Practical Tips to Easily Understand the Financial Performance of Your Art Business

A full time career in art isn’t something you can immediately decide on; not unless you’re fortunate to be endowed with funding to support an art business. Regardless, even if you have the financial means for making art your full-time business, you will have to deal with financial matters at some point in time. That is, if you want to preserve the longevity of the resources that enable you to dabble in art without tinancial constraints.

Financial recording, planning and analyzing records and transactions might not be your cup of tea, so you’d think hiring someone to do it for you is the best solution. However, bear in mind that an obvious lack of interest and knowledge over such matters can make you a vulnerable target for financial misdeals.

Segregate Finances for the Art Business and for Personal Funds

Establish a clear financial structure for your art business, to at least have financial security, Getting your finances in order is not complicated as you may think, Although you have to figure out how much you can really afford to spend to fund your artistic freedom and how much you need to cover as basic cost of living without need to rely on the sale of your art works.

That way, you’ll have awareness of your financial limits when contemplating to spend your life as a full-time artist. It’s as simple as having separate deposit accounts to physically separate business funds from personal funds.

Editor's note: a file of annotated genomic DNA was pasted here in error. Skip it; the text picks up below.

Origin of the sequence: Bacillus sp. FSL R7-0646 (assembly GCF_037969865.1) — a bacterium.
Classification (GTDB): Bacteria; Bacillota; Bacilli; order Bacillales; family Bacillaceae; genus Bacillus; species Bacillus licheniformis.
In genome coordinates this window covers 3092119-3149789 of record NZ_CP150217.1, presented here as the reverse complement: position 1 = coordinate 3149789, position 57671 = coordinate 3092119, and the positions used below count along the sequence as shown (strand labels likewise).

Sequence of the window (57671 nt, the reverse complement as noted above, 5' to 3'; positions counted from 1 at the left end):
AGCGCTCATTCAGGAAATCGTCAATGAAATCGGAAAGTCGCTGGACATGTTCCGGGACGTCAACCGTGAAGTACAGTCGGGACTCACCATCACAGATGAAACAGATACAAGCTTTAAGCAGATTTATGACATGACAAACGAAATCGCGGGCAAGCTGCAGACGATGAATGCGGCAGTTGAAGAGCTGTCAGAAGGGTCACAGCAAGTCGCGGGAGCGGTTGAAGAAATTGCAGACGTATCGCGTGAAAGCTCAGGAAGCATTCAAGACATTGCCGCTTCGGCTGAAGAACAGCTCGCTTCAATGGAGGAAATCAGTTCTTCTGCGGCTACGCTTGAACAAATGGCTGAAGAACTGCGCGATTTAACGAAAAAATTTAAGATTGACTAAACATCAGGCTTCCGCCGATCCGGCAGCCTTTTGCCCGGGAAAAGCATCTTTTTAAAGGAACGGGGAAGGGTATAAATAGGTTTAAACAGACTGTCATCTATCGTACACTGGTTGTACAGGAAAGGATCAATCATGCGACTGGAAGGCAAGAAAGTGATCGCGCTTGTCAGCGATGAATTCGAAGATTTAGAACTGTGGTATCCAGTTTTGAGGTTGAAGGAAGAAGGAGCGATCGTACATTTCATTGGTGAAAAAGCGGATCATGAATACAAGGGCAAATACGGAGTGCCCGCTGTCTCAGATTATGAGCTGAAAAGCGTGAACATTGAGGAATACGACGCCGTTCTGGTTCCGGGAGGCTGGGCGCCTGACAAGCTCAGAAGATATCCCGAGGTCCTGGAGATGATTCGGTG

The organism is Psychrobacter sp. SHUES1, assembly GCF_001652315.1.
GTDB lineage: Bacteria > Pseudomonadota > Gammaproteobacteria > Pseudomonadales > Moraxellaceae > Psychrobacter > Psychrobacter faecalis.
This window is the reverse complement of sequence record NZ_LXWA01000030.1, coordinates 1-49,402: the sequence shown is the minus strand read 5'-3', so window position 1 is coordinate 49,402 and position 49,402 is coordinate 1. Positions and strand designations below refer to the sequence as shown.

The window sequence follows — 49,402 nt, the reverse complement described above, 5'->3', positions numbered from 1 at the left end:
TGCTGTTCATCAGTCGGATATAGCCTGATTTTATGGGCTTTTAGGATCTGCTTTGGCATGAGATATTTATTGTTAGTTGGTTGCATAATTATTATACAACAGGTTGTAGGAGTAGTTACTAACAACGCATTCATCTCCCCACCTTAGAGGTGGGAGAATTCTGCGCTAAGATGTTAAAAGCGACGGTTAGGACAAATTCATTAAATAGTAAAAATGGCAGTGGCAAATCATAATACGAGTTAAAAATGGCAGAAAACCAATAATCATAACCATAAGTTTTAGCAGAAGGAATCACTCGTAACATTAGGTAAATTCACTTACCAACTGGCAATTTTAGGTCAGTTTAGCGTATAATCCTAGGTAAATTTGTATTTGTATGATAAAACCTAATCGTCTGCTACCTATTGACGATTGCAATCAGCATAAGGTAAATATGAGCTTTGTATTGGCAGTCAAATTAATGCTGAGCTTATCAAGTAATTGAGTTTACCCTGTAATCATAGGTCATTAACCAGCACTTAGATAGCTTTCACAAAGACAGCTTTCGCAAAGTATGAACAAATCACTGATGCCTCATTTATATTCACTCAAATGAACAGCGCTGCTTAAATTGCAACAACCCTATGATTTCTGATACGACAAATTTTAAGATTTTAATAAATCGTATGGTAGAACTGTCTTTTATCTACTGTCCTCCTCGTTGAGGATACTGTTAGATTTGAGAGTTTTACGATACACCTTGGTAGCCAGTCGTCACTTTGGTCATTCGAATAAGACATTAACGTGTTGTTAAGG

Segregation in two different accounts will enable you to keep track of how much money the art business is bringing in and of how much it is using for materials, cost of utilities, maintenance, rent and similar expenses.

Any money transferred from the personal account to the business account indicates that not enough was generated by the art business. If on the contrary a certain amount was transferred to the personal account after all business expenses have been paid, it denotes that there’s a surplus in the money generated.

It’s a simple technique of immediately knowing if your art business is self-sustaining; or if you need to look for other channels with which to market your artistic creations.

Consider Using Digital Tools and Applications When Dealing with Different Financial Resources

While this technique is practical as it is, but only if you have few income and expenses to take into account. Remember, independent artists who produce and sell art as a business also have to pay taxes.

As opposed to selling through art galleries and dealers from which taxes are withheld before the proceeds are transferred to the artists, you have to pay the taxes generated by your art business. Here, your art pieces pose as the business inventory, and all expenses related to any inventory sold during can be used to reduce the taxable income.

Well okay, it’s beginning to sound complicated, which is why we recommend using accounting software like Quickbooks. That way, even if you don’t have to do the accounting yourself, you’ll have a clearer insight on how the money coming and out of yout art business is having a positive or negative  impact on your personal finances.

As starter, we suggest a visit to www.smartshopperusa.com/finance/ where there’s a broad array of financial tools with great offers for smart shoppers.